- And, they do not give thanks.
These are the marks of a wicked godless person! The result is that their thinking becomes futile. They live in a make-believe world in which they enjoy the gifts without any acknowledgment of the giver.
In contrast, the choice to give thanks to God is at the very heart of what it means to be a Christian:
- We choose to embrace the truth.
- We choose to worship God
- And, we choose to be thankful.
So when Paul writes to Christians and says “Be thankful,” he is saying something that goes to the very heart of what it means to be a Christian: We recognize that all we are and all we have comes from the hand of God.
2. Affirm the value of something done for us.
Our gratitude should always reflect the value of what is done. Gratitude should be in proportion.
If you hold the door open for someone, they will say thank you. But it would be inappropriate to say, “Oh thank you so much, I really cannot tell you how grateful I am.” If next week they came up to you and said, “You know all week I have been reflecting on what you did for me,” you would fairly quickly be heading for the door yourself.
The value of the gift determines the appropriate level of gratitude.
Suppose God were to send his son into the world and stand in your place experiencing the hell that you would otherwise certainly endure. Suppose he were to rise and then make you a member of his own family. What would be the appropriate level of gratitude then?
Of course, sometimes our problem is that we find it difficult to know what is of true value. If you give two gifts to a young child, and one is a check for 10,000 dollars and the other is a shiny red car, he will show no interest at all in the check, unless it is to put it in his mouth and eat it.
Have you understood the value of what Jesus did for you on the cross?
It is a choice in which we recognize the role other people have played in our lives. It is a choice in which we affirm the value of something that is done. So choose to affirm the value of what Christ has done for you.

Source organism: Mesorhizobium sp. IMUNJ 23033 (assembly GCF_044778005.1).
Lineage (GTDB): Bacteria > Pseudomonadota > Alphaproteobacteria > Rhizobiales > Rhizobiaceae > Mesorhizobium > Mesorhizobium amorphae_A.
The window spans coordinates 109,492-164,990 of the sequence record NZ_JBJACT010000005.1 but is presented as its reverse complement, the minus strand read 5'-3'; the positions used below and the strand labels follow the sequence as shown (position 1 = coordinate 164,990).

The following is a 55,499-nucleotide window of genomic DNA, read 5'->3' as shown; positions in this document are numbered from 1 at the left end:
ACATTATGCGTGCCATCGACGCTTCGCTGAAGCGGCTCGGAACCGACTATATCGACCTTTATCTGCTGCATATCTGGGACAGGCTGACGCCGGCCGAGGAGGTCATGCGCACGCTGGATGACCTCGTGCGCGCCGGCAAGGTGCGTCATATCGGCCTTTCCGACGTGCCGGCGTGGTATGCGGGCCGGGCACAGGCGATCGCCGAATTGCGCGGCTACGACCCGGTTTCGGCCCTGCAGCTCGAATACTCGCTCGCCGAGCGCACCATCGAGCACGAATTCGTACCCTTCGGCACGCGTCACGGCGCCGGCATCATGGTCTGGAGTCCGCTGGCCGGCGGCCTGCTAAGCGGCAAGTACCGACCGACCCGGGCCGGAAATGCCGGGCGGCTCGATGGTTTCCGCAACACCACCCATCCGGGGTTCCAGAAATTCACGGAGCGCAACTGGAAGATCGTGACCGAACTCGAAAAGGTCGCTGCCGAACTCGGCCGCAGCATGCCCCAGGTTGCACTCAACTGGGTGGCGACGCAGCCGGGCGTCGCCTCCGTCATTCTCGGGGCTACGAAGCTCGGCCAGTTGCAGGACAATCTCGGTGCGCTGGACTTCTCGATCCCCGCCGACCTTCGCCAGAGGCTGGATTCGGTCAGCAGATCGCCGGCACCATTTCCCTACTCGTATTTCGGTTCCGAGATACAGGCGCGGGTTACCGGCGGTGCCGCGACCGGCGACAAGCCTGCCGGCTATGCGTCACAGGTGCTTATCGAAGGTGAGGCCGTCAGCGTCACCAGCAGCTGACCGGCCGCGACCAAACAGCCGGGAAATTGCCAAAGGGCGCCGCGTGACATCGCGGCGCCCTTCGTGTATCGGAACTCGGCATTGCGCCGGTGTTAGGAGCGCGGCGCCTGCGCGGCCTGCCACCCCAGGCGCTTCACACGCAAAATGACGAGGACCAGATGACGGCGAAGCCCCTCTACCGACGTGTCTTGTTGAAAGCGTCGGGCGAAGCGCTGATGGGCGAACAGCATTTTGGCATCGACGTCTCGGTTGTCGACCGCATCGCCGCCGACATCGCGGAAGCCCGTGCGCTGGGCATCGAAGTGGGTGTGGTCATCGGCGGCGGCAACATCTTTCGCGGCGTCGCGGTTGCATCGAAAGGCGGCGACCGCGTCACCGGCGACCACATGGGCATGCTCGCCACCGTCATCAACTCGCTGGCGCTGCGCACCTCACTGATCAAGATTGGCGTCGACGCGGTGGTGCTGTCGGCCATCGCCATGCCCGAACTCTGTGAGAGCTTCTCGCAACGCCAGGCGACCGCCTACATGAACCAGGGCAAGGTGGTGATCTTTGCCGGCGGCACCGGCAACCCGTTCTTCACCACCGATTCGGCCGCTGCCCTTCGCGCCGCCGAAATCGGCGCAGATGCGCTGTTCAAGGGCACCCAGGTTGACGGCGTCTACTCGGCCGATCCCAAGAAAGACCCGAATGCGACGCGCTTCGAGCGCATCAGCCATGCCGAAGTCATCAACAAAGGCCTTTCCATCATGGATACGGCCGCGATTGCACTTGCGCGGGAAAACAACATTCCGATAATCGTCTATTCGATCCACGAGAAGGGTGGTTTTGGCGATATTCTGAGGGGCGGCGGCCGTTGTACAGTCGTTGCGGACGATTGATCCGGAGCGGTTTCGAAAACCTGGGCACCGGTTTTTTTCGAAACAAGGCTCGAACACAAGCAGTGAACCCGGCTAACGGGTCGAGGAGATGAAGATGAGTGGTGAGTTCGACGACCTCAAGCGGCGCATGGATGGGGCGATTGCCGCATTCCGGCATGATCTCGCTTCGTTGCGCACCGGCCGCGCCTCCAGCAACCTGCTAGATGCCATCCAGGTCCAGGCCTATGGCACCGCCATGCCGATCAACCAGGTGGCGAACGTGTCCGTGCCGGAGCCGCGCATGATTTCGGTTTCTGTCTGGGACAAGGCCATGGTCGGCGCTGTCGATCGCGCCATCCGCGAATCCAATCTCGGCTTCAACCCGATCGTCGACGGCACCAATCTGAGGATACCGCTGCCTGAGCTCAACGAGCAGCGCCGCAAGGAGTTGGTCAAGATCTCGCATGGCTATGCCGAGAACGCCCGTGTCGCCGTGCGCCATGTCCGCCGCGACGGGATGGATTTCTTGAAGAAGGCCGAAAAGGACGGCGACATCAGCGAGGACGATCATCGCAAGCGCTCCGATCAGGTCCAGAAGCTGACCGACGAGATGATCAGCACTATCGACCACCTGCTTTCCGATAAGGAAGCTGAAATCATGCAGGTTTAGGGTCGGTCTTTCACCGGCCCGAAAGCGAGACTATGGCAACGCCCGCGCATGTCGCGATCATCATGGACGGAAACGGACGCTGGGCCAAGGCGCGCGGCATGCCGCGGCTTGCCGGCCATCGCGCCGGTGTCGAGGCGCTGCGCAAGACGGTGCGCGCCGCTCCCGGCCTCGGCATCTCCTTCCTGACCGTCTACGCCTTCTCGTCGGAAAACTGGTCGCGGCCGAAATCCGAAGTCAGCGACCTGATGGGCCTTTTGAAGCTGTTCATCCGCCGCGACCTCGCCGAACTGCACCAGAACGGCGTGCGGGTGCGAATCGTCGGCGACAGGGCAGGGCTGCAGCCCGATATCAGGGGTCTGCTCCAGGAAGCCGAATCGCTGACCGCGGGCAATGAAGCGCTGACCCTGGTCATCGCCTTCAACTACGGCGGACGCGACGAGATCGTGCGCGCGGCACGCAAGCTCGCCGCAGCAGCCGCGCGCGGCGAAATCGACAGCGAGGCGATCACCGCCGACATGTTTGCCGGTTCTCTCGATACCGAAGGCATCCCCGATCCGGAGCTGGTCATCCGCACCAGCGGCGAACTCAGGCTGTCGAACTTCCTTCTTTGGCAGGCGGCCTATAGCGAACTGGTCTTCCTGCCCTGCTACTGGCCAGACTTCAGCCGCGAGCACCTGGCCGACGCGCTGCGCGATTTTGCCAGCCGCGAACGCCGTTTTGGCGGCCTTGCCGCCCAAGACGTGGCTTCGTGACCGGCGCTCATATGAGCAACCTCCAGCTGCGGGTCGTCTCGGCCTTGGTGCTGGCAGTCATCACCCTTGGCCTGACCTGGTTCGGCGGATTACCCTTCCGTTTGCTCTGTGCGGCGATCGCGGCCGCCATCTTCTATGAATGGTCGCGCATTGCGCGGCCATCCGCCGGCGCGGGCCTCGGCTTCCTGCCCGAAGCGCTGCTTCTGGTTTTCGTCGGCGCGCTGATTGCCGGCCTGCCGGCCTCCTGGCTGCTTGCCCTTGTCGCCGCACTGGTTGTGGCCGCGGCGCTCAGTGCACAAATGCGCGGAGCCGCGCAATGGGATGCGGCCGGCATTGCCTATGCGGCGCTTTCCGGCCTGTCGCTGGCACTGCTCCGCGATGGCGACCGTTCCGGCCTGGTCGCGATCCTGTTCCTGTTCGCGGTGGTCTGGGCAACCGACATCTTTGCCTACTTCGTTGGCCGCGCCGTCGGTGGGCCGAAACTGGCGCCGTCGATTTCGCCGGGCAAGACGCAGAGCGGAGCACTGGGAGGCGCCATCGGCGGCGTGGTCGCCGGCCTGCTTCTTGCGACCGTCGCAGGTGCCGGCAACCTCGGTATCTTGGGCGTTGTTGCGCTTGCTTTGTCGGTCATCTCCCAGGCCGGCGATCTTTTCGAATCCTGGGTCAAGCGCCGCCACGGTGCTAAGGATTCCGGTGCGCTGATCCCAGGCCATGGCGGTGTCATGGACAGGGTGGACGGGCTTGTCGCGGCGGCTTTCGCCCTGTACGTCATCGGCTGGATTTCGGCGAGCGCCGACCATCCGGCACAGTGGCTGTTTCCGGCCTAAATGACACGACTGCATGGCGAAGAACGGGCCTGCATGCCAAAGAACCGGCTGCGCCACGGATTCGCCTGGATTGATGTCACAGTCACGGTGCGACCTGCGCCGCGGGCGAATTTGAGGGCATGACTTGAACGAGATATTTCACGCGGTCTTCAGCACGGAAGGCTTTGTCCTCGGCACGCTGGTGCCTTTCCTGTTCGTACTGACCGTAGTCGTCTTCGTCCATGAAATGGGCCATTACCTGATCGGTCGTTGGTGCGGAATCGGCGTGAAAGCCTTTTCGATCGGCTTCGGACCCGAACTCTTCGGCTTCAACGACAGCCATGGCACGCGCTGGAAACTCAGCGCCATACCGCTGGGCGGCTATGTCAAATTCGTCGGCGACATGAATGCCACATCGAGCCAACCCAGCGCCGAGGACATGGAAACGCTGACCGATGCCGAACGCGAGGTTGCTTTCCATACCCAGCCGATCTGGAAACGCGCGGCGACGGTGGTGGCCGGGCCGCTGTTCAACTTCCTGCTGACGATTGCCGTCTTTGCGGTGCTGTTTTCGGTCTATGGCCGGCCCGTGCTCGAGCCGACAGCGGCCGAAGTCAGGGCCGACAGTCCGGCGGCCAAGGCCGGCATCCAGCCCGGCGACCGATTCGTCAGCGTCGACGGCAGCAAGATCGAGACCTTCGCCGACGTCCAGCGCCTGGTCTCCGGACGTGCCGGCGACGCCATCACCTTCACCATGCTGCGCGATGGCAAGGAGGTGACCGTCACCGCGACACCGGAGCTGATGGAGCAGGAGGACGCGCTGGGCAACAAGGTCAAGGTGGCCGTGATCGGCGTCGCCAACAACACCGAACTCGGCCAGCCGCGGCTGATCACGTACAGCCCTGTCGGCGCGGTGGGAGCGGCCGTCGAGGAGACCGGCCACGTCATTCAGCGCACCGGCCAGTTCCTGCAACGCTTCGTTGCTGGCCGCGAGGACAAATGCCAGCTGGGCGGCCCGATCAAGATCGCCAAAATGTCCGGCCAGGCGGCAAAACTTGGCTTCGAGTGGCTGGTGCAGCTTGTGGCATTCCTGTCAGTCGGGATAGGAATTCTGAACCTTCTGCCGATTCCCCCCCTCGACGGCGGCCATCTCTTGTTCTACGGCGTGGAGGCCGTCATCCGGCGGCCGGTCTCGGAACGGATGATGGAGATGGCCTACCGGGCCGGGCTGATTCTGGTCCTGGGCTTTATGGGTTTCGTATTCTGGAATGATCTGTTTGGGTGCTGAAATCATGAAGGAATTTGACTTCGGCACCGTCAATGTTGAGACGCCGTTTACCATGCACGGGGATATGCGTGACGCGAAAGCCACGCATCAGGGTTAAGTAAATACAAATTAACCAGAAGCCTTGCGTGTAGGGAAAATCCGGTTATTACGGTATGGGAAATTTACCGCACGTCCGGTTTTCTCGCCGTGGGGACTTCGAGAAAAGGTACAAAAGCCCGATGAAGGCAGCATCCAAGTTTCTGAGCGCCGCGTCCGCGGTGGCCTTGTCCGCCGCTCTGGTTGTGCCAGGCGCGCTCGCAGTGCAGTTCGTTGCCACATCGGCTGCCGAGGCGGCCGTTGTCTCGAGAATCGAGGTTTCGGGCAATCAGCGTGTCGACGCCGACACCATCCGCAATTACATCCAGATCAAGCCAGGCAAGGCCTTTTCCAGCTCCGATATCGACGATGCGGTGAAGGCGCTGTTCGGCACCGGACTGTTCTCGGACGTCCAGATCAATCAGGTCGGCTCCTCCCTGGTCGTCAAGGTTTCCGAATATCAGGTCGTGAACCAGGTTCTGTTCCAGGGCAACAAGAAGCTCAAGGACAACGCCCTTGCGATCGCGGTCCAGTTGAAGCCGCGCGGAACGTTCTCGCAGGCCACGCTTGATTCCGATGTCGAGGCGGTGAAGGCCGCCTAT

3. Express our pleasure at something received.
You cannot separate gratitude from pleasure. Where there is pleasure gratitude is easy, without pleasure gratitude is difficult, and often false.
Reflecting on this my mind went back to childhood. The day after Christmas was always writing thank you letters. It was always more fun to open the parcels than to write the letters.
Have you written your thank you letters yet?
Think of the gifts you really value, and then Thanksgiving is the most natural thing in the world. The expression of pleasure is at the very heart of thanksgiving.
If you give a gift to someone else, the reason you do it is to give them pleasure. That’s what you want to happen. If it brings pleasure to them then your goal in giving is fulfilled.
Parents know all about this. You give a gift and as the kids open it, their pleasure is your pleasure. In that experience, we have some insight into the heart of God.
As you celebrate Thanksgiving this year, I want to ask you three questions:
- Do you recognize the blessing of God in your life, or are you among those who choose not to give thanks?
- As you think about the death and resurrection of Jesus Christ, what value do you place on what he has done?
- As God looks at your life, would he see that you take great pleasure in the gift of his Son, or would the truth be, that the Son of God is something of an unwanted gift?